It has been a while…
When we last spoke, the U.S. election was really getting ugly. The horror crescendoed, the election was a travesty, and we Democrats watch with jaws on the ground as new layers of muck are added to the pile every day.
In short, writing about food, has seemed beside the point. Eating, necessary, but photographing cupcakes and talking about the nuances of butter versus coconut oil, strange.
This is not a political site, and it’s not about to become one. But I feel very strongly about what just happened to our country. I supported Hillary Clinton, and am grieving her loss. I am terrified by what is about to happen to our schools, medical care, seniors–basically all the provisions for people who aren’t billionaires. Not to mention the environment.
After the election I found it hard to cook. I was too angry. But eventually cooking helped me work out some of my feelings, as creative pursuits often do. And the pleasure a new recipe gives me is something worth sharing, and has transformed the way I look at this site.
Comfort food is a powerful thing. Decades after the fact, I can still remember the night my best friend Shani made me a grilled cheese sandwich with a side of tomato soup. We had both just lost our jobs and were having to make painful financial sacrifices. It was so much more than soup and a sandwich; it was medicine. Right now I would like nothing more than to crawl under the covers with a casserole full of macaroni and cheese, buttered soft white bread, and a sack of chocolate peanut butter cups. Every day. For four years. But food that’s bad for you makes you feel good for about five minutes before it makes you feel terrible for a very long time. At this juncture, I am determined to eat well, to keep my body and mind sharp. To that end, the category for this post and those to come is Comfort Food That Won’t Kill You.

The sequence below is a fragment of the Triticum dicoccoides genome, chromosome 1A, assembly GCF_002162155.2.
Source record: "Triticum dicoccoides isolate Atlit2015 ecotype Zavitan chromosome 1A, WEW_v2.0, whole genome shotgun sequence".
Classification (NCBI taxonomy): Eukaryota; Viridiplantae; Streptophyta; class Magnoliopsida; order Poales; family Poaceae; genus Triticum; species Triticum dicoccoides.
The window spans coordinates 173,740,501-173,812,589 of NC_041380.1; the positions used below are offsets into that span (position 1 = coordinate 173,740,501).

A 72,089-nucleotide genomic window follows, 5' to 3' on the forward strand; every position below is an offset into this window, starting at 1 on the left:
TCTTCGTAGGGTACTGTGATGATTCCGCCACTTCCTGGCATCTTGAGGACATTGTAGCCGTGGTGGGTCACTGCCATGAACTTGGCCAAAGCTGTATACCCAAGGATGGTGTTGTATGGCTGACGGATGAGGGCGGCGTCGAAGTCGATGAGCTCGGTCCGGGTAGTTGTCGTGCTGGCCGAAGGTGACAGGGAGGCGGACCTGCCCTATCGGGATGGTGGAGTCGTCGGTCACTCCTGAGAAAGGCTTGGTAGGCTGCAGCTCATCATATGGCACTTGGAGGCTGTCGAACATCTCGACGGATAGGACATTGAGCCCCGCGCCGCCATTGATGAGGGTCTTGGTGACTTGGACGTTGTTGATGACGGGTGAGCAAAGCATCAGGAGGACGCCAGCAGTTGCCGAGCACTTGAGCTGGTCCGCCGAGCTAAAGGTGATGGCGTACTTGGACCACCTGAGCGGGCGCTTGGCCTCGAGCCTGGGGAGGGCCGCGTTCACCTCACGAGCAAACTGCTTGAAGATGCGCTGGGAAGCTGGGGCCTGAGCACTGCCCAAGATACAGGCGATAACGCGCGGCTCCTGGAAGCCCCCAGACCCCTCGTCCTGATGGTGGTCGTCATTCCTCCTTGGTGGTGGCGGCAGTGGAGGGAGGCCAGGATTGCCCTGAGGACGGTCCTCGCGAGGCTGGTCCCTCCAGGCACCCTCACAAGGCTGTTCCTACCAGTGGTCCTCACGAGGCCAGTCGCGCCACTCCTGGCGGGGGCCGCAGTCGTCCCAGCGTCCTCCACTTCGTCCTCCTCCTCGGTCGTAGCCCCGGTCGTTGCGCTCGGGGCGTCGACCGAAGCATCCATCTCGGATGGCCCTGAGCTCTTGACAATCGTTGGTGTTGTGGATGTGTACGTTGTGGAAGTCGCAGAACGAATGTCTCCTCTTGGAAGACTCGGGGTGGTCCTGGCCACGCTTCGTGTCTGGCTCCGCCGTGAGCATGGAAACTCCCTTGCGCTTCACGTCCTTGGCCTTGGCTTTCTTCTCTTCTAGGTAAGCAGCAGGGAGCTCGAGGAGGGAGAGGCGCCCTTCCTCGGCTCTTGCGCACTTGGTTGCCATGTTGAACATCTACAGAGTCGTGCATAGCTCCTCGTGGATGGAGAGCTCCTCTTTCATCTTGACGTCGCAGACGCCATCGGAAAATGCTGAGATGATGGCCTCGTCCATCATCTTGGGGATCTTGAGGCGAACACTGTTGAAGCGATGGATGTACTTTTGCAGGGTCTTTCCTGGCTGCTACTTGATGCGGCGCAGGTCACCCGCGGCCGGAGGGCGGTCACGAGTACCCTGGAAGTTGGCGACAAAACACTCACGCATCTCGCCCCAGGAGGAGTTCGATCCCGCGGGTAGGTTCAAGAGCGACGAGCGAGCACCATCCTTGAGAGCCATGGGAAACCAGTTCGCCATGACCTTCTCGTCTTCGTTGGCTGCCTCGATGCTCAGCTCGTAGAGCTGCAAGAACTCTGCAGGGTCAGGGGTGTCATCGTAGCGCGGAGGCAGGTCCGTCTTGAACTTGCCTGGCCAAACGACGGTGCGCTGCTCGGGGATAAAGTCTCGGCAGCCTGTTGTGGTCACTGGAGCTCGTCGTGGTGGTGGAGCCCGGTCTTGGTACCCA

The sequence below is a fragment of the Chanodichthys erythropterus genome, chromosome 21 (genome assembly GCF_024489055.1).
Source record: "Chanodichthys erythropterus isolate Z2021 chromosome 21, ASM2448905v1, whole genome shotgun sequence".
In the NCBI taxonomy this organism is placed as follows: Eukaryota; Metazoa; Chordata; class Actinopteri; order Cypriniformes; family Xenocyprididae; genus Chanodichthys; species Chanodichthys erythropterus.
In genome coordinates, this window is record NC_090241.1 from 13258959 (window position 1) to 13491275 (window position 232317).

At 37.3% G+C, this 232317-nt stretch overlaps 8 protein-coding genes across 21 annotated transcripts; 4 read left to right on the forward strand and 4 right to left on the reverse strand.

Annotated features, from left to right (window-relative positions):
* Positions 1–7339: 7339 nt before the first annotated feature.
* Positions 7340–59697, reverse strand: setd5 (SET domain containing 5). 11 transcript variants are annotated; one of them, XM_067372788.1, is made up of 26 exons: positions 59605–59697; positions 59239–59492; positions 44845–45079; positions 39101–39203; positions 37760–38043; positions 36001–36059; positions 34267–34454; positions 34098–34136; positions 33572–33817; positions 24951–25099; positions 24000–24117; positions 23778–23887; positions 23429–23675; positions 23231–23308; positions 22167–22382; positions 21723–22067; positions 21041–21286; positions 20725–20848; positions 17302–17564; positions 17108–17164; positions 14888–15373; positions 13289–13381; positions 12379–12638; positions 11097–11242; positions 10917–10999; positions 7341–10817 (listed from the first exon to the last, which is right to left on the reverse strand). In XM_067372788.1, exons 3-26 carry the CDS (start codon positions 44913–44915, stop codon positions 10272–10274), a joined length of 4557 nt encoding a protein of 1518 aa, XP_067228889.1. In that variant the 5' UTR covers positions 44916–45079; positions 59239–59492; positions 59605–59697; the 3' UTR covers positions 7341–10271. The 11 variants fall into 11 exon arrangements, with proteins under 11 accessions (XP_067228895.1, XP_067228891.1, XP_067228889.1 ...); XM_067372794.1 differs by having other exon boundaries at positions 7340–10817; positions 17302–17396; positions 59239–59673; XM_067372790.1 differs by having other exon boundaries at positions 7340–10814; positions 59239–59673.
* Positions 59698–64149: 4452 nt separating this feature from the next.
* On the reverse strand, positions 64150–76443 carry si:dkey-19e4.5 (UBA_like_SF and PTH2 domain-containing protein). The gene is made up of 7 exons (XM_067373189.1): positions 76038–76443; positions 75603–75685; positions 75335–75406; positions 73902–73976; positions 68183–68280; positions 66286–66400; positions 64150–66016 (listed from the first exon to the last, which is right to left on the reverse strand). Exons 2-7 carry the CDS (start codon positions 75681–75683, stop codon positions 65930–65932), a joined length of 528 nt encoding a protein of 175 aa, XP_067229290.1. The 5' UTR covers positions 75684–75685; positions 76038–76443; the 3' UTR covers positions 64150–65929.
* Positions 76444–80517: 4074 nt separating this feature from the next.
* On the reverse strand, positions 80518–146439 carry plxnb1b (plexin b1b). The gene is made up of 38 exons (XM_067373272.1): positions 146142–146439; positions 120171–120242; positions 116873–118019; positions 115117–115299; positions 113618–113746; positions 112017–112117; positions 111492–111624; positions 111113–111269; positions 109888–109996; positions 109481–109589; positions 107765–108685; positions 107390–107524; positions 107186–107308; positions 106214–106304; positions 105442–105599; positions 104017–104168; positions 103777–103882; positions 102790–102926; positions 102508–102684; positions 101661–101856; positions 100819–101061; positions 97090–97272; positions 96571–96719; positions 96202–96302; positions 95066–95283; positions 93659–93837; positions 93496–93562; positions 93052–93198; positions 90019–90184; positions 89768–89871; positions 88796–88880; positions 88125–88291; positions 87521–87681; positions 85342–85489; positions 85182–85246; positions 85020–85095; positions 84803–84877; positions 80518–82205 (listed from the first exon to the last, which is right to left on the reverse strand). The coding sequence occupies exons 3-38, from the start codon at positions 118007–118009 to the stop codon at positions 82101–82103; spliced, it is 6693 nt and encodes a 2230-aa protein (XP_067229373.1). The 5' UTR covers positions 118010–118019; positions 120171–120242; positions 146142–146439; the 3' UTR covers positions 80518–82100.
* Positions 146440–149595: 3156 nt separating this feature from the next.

So here we go…
I used to be a vegan, and during those years I never had any success with pastry. Most were oil-based and leaden, and not worth the calories. Later, commercial vegan shortenings worked well enough, but they–with palm oil as their main ingredient–made the list of products that come at too high a price to the environment. And then I found this recipe. I have used it in pie crusts and rough puff and it worked brilliantly. The pastry was light and flaky and tender, just the way you want it. It was a bit paler than butter-based dough, but it does brown and the taste is very good. Whatever pastry you make, it will likely look like a greasy mess when you peek in the oven halfway through the bake, but be patient. In the end it will all come together.
Vegan Sausage Rolls (makes about 24)
For the shortening:
I make it by the cup and freeze it in ice cube trays. 3/4 cup (18ml) coconut oil to 1/4 cup (60ml) canola oil. If the coconut oil is solid, heat it in the microwave until it is soft but not totally liquid. Add the canola oil and mix thoroughly. Freeze.
For the Pastry:
As far as the ingredients go, this is Gordon Ramsay’s recipe for rough puff pastry, and it’s the right amount for the filling below. But use the shortening as you would in any pastry recipe.
The important ingredients–fat and flour–are by weight, and it’s the best way to do it. A small digital scale is inexpensive and worth the investment. I guarantee you will use it again and again.
250g coconut/canola shortening, frozen, cut into 1/2 inch pieces
250g white flour
1 teaspoon (5ml) salt